Twitter as a Teaching Tool Hampers Critical Thinking Skills


Jun 12, 2019


We can now say with moderate confidence that Twitter-based learning practices, if used exclusively to gain insight into a complicated subject, are futile and also make you less critical in the long run.

One recent study, from the economics and finance department of the Catholic University of the Sacred Heart in Milan, found that when students used Twitter-based learning to discuss the observations and insights they had gleaned from a novel — Nobel Prize winner Luigi Pirandello’s Il fu Mattia Pascal — they imbibed a less nuanced understanding of the text than those who utilized traditional learning methods to understand the text. The research is an evaluation of Italy’s new learning curriculum implemented across the country’s high schools – the TwLetteratura – which facilitates via Twitter conversations about literary texts among 14,000 students at 250 participating schools.

The TwLetteratura is an addition to Italy’s Informations and Communications Technology (ICT) approach, which enables students and teachers to integrate all the services of the internet — including access to and sharing of information. Nations with a high permeation of ICT learning in their educational framework, such as Italy, have graduated to experimenting with the use of social media to teach subjects, but the impact of these teaching techniques on students are yet to be extensively researched.

Countries around the globe, including India, are moving toward a school and college curriculum that focuses on ICT learning. But India hasn’t gotten as far, mostly because it’s still grappling with building the infrastructure required to facilitate ICT learning in its schools and colleges, such as installing computers and training teachers in IT. Even so, the study has wide implications on how India might move toward best methods and practices while inculcating knowledge of internet-based learning among its pupils.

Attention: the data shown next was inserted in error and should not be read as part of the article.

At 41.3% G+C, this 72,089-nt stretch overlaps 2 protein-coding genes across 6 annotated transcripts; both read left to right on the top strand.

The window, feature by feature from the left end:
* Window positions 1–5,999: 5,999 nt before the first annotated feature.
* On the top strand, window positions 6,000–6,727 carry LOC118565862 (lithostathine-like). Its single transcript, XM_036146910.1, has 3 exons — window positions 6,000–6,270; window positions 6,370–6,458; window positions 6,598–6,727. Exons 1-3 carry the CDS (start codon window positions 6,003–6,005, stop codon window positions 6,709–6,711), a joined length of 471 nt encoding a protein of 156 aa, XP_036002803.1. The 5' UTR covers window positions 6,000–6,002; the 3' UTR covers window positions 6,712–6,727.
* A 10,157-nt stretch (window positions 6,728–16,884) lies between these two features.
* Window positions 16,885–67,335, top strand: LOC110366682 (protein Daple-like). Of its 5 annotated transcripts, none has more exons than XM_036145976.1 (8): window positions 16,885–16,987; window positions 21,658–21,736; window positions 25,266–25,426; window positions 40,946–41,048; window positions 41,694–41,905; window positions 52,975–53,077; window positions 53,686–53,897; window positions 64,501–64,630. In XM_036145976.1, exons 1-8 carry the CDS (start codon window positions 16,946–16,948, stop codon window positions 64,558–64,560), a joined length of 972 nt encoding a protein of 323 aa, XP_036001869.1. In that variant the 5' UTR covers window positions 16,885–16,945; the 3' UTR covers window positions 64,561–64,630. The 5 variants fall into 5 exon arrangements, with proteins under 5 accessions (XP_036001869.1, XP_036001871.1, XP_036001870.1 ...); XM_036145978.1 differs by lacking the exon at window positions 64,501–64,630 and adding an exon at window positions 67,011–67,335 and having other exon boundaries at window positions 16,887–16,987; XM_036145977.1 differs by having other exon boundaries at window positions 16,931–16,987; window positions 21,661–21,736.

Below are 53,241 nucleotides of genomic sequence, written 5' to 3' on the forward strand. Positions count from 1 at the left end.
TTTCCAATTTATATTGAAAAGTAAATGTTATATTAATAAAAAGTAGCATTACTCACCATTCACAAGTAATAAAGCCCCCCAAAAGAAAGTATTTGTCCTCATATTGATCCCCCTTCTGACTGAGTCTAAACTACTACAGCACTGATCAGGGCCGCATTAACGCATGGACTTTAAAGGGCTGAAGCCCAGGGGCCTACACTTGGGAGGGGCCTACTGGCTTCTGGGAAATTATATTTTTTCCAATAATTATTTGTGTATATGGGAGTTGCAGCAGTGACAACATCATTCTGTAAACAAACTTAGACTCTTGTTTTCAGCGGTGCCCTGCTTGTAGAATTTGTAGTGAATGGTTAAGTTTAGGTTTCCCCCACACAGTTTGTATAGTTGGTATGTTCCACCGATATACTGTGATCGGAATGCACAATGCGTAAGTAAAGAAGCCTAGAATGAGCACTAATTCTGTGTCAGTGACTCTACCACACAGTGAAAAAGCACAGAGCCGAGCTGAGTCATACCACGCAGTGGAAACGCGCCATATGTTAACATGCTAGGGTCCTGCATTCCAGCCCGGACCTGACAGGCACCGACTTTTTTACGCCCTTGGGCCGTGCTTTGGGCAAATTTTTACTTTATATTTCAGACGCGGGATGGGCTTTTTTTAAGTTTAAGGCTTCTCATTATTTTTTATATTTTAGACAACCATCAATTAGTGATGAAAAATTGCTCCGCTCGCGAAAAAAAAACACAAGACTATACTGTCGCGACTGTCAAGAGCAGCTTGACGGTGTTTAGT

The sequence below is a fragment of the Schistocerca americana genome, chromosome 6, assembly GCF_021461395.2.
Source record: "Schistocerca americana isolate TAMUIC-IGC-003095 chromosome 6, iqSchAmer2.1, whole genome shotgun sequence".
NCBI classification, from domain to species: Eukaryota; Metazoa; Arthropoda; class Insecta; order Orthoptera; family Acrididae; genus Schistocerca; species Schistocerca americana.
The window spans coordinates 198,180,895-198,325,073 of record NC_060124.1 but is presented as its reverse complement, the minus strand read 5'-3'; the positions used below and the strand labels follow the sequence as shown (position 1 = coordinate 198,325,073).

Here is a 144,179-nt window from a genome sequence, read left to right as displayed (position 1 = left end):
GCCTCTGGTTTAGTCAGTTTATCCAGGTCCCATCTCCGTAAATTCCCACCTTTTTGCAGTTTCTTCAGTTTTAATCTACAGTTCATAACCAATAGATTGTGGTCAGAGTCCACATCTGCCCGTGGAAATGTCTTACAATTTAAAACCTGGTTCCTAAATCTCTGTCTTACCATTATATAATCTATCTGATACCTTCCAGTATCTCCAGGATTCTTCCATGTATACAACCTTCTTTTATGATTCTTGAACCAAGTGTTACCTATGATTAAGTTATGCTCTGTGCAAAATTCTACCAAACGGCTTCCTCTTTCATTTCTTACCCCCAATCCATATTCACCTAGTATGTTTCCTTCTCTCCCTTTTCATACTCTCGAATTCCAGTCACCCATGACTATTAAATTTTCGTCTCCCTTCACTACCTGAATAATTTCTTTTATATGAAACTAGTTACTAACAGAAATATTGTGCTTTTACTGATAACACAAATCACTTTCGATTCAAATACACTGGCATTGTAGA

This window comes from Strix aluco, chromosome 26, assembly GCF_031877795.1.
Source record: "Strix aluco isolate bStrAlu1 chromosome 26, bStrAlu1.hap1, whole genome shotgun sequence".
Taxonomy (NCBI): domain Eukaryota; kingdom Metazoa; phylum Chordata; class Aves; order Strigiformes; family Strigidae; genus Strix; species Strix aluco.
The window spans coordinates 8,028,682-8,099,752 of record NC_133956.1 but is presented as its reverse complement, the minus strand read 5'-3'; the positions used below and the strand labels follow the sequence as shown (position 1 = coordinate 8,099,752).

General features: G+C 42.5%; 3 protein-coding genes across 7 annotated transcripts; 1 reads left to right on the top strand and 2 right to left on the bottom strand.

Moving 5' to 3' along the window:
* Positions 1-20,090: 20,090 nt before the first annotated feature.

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The study evaluated 1465 students, sourced from 70 Italian high schools, half of whom used Twitter to post quotes and their observations about the text, and the other half of whom used traditional methods, such as writing papers and discussing the novel’s scope in person. The two groups’ performance was measured by evaluating the individual students’ understanding, comprehension and memorization of the text, according to the paper. Researchers found that high-performing students in the Twitter group scored lower on performance metrics – 25 to 40% less – which led study authors to conclude that using Twitter didn’t only suppress learning, but actually impaired performance of students who would have otherwise done well. 

Their conclusion: When students shared observations about the book on Twitter, they were writing and reading only 280 characters’ worth of information at each point — no way near enough space to engage in comprehensive insight and analysis. But the sheer volume with which students tweeted made it seem like they were discussing the book in-depth enough to have a cohesive understanding of it. This gave them a false sense of security about their knowledge.